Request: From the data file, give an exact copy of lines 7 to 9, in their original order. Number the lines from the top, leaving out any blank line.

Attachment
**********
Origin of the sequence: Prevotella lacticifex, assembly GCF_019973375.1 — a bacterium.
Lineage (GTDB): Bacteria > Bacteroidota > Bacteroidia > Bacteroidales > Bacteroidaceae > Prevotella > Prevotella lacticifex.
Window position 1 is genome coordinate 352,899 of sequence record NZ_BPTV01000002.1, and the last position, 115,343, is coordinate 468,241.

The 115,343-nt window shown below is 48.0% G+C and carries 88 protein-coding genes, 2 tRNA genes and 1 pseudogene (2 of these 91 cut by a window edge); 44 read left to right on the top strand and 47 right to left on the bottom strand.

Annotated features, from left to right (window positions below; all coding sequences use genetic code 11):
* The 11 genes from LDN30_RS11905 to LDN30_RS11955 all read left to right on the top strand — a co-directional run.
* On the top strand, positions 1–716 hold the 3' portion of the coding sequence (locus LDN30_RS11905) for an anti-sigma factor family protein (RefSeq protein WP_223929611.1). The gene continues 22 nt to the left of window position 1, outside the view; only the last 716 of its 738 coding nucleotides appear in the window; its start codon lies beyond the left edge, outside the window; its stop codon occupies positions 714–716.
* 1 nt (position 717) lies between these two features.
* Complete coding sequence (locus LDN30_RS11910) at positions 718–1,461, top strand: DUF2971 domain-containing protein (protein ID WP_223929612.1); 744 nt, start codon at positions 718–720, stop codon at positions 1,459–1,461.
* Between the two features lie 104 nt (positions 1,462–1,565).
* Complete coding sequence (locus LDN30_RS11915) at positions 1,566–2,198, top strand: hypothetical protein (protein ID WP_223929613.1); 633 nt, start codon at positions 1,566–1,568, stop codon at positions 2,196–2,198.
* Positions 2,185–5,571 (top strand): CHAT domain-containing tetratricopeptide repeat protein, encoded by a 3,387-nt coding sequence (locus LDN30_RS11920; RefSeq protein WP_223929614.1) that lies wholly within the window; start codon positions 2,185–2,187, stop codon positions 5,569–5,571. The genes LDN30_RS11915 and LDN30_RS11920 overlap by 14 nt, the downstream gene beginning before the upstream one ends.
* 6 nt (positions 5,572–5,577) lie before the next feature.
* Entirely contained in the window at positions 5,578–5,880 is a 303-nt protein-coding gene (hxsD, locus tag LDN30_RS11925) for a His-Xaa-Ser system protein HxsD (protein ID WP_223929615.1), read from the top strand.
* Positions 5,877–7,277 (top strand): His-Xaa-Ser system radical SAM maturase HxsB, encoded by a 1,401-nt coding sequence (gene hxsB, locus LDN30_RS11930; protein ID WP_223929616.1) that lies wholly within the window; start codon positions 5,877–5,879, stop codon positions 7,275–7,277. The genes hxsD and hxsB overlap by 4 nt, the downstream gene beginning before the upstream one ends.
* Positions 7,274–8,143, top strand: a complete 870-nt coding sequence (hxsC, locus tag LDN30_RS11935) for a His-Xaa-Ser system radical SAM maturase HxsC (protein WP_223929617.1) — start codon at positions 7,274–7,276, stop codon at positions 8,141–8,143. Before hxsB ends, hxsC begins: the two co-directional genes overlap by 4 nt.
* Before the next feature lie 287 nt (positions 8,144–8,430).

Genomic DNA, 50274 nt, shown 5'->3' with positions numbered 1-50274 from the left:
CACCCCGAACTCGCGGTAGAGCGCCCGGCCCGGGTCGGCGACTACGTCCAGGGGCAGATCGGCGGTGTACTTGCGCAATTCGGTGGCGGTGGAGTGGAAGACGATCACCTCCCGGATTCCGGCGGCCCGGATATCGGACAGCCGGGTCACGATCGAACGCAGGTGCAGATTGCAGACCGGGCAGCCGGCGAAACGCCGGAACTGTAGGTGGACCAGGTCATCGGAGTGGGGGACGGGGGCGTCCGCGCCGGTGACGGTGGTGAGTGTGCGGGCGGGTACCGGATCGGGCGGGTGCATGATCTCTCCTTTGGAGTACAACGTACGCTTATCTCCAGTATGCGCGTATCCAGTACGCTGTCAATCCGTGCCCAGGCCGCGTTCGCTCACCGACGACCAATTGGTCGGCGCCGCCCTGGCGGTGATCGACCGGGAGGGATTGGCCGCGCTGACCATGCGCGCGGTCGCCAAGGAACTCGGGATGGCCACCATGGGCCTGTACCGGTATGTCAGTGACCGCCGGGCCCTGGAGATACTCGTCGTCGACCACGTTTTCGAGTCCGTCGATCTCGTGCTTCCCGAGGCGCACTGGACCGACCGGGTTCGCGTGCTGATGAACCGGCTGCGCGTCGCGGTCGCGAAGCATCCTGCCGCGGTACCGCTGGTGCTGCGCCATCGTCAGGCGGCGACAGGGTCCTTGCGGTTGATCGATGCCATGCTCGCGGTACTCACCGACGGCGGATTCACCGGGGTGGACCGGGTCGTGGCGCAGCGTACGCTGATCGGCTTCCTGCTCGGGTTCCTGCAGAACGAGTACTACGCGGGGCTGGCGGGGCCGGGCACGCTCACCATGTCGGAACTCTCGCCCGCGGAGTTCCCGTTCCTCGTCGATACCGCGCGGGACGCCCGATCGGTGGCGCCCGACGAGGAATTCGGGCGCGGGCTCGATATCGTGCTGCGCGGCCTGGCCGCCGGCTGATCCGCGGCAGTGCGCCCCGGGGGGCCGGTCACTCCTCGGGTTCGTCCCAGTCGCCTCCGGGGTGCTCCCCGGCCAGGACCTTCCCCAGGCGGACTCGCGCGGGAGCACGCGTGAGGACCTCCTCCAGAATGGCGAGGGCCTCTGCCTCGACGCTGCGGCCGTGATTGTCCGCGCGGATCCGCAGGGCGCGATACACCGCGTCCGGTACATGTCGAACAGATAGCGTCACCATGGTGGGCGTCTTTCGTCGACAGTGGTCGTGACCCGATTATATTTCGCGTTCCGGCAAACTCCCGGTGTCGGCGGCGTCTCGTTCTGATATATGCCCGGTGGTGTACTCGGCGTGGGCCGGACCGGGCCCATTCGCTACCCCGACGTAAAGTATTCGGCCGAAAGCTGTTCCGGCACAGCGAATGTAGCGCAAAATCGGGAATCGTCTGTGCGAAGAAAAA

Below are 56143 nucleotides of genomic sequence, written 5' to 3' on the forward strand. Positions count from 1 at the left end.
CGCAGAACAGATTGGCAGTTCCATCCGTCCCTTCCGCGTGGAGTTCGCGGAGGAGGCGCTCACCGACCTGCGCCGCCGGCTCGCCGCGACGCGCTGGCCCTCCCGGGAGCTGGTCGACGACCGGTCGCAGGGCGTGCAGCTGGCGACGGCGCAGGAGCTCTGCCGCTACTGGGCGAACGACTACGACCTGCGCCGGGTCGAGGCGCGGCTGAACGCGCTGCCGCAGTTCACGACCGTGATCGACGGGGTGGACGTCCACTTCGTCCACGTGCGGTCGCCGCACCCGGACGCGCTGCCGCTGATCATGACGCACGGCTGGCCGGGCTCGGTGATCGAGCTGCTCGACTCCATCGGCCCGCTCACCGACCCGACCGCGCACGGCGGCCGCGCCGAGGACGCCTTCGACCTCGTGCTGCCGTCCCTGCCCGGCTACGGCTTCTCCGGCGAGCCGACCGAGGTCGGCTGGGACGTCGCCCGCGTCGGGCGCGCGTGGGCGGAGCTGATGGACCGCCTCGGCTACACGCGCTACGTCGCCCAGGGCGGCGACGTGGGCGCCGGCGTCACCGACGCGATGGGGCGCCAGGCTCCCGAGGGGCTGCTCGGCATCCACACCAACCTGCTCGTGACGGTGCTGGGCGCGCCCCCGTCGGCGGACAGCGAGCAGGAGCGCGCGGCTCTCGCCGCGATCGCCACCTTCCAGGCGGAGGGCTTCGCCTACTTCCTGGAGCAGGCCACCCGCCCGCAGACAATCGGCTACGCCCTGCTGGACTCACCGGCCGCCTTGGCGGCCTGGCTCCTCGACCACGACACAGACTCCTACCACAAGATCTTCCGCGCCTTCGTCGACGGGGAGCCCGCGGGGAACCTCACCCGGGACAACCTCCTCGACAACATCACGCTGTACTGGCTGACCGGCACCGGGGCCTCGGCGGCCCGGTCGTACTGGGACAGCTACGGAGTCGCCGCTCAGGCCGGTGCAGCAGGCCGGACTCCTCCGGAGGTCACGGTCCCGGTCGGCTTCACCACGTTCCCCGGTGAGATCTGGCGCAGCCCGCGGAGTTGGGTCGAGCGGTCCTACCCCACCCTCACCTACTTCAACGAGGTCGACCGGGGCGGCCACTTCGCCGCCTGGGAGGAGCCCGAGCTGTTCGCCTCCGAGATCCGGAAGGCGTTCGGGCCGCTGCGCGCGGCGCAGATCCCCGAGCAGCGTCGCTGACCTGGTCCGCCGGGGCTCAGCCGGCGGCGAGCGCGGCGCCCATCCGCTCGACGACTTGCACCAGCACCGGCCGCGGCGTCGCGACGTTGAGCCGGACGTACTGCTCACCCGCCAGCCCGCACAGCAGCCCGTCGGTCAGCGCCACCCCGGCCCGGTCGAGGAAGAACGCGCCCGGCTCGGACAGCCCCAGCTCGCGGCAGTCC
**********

* On the top strand, positions 1–716 hold the 3' portion of the coding sequence (locus LDN30_RS11905) for an anti-sigma factor family protein (RefSeq protein WP_223929611.1). The gene continues 22 nt to the left of window position 1, outside the view; only the last 716 of its 738 coding nucleotides appear in the window; its start codon lies beyond the left edge, outside the window; its stop codon occupies positions 714–716.
* 1 nt (position 717) lies between these two features.
* Complete coding sequence (locus LDN30_RS11910) at positions 718–1,461, top strand: DUF2971 domain-containing protein (protein ID WP_223929612.1); 744 nt, start codon at positions 718–720, stop codon at positions 1,459–1,461.